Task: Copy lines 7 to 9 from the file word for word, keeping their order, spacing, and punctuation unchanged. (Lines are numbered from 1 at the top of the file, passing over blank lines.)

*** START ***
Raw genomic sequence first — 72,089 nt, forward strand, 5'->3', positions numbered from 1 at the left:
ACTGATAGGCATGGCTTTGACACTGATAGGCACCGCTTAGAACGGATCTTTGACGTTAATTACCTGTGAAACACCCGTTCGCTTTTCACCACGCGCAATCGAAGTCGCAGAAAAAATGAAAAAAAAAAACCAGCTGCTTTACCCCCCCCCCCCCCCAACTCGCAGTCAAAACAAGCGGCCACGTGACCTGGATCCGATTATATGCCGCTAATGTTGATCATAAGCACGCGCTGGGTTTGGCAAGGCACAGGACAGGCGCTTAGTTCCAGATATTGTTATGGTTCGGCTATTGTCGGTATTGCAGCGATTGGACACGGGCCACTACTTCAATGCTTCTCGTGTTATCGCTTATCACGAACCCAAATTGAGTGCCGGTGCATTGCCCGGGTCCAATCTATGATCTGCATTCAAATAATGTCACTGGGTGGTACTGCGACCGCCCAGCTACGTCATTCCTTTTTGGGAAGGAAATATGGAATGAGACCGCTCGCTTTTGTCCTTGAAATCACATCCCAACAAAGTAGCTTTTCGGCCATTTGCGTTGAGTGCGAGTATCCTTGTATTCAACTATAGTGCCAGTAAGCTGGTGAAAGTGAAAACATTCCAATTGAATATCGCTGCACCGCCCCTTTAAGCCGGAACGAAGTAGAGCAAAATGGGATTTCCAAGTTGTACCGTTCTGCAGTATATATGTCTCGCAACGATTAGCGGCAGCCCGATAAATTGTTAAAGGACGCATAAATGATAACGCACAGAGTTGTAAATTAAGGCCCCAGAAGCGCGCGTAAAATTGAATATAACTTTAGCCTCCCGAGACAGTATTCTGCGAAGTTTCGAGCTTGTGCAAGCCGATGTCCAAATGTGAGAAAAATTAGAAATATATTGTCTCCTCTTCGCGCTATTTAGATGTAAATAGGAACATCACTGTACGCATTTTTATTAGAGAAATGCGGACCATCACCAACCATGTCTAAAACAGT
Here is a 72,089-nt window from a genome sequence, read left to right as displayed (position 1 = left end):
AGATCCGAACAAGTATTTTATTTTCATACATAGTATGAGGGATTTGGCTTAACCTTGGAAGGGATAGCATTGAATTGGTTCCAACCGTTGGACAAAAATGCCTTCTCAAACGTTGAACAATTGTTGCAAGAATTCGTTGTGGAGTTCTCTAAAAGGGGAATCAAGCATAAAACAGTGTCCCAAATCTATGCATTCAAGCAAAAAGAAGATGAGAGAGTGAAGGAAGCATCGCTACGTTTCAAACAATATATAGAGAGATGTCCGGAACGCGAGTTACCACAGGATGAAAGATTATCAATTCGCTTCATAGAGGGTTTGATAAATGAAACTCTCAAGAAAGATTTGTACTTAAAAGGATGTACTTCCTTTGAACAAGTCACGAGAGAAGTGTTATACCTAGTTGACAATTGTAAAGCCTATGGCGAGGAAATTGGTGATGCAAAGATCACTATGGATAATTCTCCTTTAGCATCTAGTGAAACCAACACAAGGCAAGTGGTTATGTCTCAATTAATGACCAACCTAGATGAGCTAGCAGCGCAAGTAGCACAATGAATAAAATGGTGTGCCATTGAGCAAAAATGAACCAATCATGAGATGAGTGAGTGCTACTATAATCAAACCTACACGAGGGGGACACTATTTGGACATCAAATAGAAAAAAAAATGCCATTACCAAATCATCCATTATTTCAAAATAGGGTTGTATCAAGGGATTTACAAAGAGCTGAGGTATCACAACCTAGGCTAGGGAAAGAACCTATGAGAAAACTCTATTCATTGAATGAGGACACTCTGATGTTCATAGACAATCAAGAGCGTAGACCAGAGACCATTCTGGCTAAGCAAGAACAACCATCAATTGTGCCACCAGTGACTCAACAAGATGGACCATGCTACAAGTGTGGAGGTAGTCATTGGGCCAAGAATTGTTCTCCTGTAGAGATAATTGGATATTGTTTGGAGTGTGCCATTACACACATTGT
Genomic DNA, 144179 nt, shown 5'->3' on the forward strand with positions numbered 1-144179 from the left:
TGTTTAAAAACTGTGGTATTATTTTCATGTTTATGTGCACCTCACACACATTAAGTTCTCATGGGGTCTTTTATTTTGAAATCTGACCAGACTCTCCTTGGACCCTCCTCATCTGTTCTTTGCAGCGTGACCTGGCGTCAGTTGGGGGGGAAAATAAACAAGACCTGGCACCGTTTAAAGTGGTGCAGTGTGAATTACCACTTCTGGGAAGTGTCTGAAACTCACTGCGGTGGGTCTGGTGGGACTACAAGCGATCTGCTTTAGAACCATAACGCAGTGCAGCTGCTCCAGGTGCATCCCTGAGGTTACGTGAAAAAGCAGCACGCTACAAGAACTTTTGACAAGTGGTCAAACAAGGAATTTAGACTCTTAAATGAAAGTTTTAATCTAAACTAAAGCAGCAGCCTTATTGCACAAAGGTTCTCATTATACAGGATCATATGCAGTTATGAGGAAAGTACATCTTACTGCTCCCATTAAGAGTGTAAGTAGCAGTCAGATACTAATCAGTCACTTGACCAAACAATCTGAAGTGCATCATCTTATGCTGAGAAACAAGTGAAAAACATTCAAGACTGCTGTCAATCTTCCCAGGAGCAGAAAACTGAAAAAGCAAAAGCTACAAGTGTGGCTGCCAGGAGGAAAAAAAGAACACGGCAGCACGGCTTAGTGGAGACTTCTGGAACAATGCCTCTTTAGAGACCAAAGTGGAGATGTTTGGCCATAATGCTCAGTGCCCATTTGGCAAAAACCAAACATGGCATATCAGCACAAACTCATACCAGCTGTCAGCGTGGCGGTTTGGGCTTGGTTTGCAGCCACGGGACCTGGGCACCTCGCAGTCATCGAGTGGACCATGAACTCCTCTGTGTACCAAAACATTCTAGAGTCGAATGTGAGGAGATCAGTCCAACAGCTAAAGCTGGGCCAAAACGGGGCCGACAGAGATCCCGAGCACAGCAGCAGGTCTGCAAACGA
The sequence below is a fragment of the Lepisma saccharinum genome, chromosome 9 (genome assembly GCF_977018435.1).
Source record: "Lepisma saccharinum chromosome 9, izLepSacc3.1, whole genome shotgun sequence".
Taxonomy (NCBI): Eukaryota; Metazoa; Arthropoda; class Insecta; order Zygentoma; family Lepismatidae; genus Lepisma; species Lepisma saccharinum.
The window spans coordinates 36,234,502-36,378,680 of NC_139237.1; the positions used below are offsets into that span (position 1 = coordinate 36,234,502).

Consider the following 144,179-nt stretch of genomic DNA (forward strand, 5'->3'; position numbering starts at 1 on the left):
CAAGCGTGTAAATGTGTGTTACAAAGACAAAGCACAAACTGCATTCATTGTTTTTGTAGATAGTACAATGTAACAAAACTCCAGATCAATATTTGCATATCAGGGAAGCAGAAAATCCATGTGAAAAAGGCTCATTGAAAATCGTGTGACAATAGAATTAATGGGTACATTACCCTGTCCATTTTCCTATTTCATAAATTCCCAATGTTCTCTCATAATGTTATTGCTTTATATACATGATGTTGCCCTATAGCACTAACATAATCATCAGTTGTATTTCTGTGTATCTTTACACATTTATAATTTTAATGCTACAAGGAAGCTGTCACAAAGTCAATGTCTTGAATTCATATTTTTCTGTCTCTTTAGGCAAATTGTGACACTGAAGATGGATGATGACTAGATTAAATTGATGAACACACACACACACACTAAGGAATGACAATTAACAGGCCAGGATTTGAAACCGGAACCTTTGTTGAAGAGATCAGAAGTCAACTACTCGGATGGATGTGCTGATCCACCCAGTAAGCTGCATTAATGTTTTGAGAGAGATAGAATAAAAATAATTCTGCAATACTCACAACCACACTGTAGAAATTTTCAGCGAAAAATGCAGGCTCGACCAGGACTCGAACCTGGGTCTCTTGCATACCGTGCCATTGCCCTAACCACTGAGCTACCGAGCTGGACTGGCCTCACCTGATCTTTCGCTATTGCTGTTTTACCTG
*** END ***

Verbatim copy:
The sequence below is a fragment of the Lepisma saccharinum genome, chromosome 9 (genome assembly GCF_977018435.1).
Source record: "Lepisma saccharinum chromosome 9, izLepSacc3.1, whole genome shotgun sequence".
Taxonomy (NCBI): Eukaryota; Metazoa; Arthropoda; class Insecta; order Zygentoma; family Lepismatidae; genus Lepisma; species Lepisma saccharinum.